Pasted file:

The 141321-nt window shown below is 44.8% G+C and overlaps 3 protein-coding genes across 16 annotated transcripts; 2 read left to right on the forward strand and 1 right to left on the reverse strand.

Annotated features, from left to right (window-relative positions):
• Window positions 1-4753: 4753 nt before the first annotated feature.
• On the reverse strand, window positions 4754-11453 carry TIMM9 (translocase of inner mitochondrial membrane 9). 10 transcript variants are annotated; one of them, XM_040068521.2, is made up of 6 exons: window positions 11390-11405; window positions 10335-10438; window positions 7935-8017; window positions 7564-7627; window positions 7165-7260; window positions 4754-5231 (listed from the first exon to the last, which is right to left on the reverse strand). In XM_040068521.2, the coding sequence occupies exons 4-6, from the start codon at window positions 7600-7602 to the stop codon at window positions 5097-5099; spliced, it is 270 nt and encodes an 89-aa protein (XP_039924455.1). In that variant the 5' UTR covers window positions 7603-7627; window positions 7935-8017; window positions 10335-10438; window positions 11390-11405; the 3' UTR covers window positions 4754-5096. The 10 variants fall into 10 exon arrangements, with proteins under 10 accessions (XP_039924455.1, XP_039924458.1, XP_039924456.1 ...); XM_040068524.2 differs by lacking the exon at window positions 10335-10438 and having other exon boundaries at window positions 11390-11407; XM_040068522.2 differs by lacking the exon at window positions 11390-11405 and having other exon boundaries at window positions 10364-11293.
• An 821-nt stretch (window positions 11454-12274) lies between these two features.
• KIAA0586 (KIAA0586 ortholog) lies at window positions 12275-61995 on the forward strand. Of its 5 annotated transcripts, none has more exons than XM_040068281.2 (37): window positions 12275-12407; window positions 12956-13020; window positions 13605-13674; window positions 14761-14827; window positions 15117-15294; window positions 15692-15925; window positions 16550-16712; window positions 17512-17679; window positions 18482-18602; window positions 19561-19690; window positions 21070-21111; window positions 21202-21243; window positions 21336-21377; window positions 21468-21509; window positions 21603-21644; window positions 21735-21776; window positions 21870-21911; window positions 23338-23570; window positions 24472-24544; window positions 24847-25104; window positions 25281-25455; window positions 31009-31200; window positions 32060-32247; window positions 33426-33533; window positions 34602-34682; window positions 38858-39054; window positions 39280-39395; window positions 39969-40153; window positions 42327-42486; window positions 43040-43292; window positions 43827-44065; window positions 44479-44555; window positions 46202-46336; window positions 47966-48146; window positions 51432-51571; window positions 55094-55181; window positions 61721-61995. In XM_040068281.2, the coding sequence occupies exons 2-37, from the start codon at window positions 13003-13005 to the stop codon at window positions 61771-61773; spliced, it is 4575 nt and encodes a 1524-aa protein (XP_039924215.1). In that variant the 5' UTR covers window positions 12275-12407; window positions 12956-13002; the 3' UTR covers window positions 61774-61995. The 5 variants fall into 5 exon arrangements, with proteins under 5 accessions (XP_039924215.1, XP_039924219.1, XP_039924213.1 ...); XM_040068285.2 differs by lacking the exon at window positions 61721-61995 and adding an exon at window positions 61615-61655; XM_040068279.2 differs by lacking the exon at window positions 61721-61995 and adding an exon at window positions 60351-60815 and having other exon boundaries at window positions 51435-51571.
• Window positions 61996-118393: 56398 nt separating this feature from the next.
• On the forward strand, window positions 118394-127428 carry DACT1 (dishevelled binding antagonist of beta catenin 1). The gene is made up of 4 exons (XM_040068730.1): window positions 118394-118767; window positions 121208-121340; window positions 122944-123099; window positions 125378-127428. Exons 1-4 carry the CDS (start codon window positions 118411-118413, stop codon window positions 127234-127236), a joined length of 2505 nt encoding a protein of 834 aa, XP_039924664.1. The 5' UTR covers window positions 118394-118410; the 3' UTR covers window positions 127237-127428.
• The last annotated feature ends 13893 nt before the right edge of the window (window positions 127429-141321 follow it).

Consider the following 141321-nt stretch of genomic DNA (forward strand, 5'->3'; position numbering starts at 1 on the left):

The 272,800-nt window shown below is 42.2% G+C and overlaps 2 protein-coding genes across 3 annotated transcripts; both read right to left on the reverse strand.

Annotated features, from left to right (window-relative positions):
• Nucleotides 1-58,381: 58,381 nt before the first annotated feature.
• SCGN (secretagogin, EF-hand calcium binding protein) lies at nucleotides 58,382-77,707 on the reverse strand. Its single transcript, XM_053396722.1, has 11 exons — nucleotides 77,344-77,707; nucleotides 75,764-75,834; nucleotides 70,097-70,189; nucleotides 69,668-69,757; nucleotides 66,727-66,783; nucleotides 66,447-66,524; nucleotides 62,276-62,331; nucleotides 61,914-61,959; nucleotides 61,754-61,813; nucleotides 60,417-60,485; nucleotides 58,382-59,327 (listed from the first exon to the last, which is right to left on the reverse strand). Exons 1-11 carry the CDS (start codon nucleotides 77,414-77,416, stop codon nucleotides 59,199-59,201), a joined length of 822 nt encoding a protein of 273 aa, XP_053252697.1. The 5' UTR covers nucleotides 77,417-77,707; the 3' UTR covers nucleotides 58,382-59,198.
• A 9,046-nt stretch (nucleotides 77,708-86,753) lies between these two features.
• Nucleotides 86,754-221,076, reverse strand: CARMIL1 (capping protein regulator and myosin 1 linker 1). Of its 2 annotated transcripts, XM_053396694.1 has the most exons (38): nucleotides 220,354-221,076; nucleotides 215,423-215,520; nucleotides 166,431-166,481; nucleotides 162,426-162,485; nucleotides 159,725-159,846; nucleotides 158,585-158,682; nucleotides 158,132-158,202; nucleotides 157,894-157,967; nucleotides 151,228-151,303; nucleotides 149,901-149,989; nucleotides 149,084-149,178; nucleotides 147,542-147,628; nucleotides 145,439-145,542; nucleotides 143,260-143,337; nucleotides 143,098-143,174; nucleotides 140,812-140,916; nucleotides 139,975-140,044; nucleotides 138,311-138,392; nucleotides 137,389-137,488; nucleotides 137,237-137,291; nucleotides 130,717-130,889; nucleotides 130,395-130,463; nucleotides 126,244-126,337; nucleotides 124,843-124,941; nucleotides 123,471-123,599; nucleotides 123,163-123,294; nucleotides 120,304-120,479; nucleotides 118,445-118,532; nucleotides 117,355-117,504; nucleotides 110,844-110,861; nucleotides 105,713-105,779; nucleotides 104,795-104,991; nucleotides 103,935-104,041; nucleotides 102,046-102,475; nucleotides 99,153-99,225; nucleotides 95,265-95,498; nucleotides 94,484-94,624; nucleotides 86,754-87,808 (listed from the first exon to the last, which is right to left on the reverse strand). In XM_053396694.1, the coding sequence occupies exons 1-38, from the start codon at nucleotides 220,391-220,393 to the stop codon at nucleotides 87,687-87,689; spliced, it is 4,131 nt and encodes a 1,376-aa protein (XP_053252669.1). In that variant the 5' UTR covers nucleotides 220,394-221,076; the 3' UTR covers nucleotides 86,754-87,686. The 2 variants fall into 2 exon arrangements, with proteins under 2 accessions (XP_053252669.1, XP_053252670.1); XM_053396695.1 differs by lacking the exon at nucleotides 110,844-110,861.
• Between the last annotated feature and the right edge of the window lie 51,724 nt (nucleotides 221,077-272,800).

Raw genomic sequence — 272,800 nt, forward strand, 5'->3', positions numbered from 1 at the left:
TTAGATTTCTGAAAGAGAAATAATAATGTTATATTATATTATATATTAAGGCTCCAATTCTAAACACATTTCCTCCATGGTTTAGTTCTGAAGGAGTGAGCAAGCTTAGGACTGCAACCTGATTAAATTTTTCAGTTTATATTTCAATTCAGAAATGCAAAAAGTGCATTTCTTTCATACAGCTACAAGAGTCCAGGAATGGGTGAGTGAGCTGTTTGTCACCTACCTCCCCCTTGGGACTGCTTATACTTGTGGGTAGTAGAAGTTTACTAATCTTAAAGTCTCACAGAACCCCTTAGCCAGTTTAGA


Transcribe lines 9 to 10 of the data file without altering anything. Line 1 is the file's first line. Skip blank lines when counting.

• The last annotated feature ends 13893 nt before the right edge of the window (window positions 127429-141321 follow it).

Consider the following 141321-nt stretch of genomic DNA (forward strand, 5'->3'; position numbering starts at 1 on the left):